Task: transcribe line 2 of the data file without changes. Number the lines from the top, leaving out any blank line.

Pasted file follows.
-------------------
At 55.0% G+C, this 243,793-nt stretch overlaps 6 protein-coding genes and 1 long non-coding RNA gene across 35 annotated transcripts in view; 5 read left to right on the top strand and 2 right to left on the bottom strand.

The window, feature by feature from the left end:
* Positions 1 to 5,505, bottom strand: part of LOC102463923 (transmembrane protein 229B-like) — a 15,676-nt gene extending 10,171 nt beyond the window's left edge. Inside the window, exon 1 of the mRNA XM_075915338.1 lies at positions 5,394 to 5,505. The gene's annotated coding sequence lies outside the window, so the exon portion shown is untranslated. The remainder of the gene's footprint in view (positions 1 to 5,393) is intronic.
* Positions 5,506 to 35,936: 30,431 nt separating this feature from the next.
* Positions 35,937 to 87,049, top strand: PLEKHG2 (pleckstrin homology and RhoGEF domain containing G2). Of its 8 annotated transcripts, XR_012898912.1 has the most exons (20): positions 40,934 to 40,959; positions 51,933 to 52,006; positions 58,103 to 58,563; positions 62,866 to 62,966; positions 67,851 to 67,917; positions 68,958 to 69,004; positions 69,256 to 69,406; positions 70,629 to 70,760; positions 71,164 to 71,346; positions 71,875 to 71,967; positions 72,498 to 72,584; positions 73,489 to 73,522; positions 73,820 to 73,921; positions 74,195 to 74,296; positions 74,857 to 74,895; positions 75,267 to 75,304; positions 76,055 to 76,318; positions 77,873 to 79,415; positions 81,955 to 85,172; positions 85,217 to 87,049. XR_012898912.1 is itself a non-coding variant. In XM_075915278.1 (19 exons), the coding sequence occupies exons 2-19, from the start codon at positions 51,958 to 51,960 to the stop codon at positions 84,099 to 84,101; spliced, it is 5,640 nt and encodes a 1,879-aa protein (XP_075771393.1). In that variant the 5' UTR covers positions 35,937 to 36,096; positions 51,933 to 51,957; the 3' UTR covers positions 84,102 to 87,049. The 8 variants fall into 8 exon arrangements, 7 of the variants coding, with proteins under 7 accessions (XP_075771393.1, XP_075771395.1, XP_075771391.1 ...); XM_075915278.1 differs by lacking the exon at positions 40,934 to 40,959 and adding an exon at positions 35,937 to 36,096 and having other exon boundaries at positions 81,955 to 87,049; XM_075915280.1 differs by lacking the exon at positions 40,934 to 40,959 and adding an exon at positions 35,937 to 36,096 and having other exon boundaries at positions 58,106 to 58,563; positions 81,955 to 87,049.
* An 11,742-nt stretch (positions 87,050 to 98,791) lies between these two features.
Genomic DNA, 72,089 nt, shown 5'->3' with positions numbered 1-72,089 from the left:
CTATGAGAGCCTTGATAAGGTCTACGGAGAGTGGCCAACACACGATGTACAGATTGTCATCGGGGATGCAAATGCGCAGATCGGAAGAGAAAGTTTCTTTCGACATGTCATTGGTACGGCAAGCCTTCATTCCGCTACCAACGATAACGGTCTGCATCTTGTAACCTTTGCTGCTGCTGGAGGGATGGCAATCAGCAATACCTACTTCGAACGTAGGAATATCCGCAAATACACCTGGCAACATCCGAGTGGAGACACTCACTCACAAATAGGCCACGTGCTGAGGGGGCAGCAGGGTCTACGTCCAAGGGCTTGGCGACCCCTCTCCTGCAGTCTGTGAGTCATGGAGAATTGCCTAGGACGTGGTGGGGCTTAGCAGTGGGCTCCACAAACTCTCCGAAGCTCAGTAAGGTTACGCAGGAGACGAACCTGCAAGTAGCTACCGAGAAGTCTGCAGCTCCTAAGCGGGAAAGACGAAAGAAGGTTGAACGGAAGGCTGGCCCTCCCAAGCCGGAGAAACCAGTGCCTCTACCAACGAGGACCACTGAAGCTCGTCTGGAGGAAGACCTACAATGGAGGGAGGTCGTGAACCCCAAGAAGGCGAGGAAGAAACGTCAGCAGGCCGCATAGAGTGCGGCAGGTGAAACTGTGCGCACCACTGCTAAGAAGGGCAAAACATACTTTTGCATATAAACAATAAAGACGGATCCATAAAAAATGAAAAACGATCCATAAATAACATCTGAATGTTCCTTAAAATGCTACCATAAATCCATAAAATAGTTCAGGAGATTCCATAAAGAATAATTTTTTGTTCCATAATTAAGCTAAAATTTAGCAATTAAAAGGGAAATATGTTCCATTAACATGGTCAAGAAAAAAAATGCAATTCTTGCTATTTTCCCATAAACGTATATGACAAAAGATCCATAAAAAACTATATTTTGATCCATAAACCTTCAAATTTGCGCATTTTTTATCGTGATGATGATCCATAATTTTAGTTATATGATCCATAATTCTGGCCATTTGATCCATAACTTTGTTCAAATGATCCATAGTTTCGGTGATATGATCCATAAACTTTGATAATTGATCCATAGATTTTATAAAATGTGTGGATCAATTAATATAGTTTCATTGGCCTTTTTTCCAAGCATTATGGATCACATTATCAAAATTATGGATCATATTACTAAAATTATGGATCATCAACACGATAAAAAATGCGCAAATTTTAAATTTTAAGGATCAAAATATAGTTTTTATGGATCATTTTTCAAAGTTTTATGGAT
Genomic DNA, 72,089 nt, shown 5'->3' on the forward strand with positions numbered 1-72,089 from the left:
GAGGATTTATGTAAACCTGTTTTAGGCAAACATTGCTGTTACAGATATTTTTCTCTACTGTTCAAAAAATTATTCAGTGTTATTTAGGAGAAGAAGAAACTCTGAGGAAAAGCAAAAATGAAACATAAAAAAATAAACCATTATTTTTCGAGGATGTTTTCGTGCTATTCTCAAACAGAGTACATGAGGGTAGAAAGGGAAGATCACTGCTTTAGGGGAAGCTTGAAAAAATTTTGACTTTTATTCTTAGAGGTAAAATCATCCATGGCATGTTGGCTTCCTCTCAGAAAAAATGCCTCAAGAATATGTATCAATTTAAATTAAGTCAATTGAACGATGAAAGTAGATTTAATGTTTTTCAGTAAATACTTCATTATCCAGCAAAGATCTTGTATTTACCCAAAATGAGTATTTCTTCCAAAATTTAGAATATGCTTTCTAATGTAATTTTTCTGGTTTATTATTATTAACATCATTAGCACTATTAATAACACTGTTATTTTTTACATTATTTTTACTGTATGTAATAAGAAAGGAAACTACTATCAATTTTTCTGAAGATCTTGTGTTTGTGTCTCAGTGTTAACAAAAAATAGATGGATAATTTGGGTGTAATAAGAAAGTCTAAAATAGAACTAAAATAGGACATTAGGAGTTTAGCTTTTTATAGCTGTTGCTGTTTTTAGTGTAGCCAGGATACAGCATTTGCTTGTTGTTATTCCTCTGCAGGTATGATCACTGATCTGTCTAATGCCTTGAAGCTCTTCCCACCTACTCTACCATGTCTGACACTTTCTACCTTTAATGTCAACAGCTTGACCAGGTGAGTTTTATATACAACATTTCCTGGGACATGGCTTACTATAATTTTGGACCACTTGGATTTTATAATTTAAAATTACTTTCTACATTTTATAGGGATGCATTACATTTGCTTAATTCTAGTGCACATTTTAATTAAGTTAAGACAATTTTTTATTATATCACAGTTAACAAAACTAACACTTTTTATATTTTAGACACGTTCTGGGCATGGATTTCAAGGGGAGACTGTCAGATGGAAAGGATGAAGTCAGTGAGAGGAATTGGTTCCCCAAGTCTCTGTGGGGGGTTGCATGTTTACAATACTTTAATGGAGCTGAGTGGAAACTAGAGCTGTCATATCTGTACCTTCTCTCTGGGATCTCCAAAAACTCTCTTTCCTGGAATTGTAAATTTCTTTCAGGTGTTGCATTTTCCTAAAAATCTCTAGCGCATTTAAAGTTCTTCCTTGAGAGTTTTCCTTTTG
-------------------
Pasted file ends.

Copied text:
The window, feature by feature from the left end: